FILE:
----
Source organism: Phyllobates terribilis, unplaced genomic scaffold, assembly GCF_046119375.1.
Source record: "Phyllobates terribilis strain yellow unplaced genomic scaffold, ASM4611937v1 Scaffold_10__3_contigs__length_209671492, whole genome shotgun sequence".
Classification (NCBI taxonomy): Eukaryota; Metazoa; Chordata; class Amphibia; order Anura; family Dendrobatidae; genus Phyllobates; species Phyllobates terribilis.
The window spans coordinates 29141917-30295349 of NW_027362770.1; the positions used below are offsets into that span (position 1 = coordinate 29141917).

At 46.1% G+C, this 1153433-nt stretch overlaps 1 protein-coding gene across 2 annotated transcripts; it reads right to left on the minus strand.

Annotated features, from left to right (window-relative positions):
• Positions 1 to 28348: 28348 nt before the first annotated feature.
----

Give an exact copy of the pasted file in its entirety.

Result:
Source organism: Phyllobates terribilis, unplaced genomic scaffold, assembly GCF_046119375.1.
Source record: "Phyllobates terribilis strain yellow unplaced genomic scaffold, ASM4611937v1 Scaffold_10__3_contigs__length_209671492, whole genome shotgun sequence".
Classification (NCBI taxonomy): Eukaryota; Metazoa; Chordata; class Amphibia; order Anura; family Dendrobatidae; genus Phyllobates; species Phyllobates terribilis.
The window spans coordinates 29141917-30295349 of NW_027362770.1; the positions used below are offsets into that span (position 1 = coordinate 29141917).

At 46.1% G+C, this 1153433-nt stretch overlaps 1 protein-coding gene across 2 annotated transcripts; it reads right to left on the minus strand.

Annotated features, from left to right (window-relative positions):
• Positions 1 to 28348: 28348 nt before the first annotated feature.